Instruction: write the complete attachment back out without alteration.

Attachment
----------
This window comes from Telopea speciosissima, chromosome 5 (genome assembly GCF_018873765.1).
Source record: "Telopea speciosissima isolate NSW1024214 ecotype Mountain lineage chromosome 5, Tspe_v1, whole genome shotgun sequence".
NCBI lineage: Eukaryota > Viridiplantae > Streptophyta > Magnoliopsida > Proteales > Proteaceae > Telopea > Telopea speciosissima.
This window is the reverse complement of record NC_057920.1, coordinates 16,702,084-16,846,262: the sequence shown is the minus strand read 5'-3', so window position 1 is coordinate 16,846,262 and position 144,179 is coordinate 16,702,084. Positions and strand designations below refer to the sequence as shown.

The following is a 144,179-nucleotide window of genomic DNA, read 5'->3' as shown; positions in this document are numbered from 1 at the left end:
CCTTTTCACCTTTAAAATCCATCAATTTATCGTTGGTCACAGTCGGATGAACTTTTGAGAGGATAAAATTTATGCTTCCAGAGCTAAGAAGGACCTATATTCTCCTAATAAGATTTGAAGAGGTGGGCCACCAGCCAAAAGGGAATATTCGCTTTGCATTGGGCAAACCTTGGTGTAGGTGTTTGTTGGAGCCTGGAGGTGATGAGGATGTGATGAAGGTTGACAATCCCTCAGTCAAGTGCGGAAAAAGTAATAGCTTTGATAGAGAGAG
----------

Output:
This window comes from Telopea speciosissima, chromosome 5 (genome assembly GCF_018873765.1).
Source record: "Telopea speciosissima isolate NSW1024214 ecotype Mountain lineage chromosome 5, Tspe_v1, whole genome shotgun sequence".
NCBI lineage: Eukaryota > Viridiplantae > Streptophyta > Magnoliopsida > Proteales > Proteaceae > Telopea > Telopea speciosissima.
This window is the reverse complement of record NC_057920.1, coordinates 16,702,084-16,846,262: the sequence shown is the minus strand read 5'-3', so window position 1 is coordinate 16,846,262 and position 144,179 is coordinate 16,702,084. Positions and strand designations below refer to the sequence as shown.

The following is a 144,179-nucleotide window of genomic DNA, read 5'->3' as shown; positions in this document are numbered from 1 at the left end:
CCTTTTCACCTTTAAAATCCATCAATTTATCGTTGGTCACAGTCGGATGAACTTTTGAGAGGATAAAATTTATGCTTCCAGAGCTAAGAAGGACCTATATTCTCCTAATAAGATTTGAAGAGGTGGGCCACCAGCCAAAAGGGAATATTCGCTTTGCATTGGGCAAACCTTGGTGTAGGTGTTTGTTGGAGCCTGGAGGTGATGAGGATGTGATGAAGGTTGACAATCCCTCAGTCAAGTGCGGAAAAAGTAATAGCTTTGATAGAGAGAG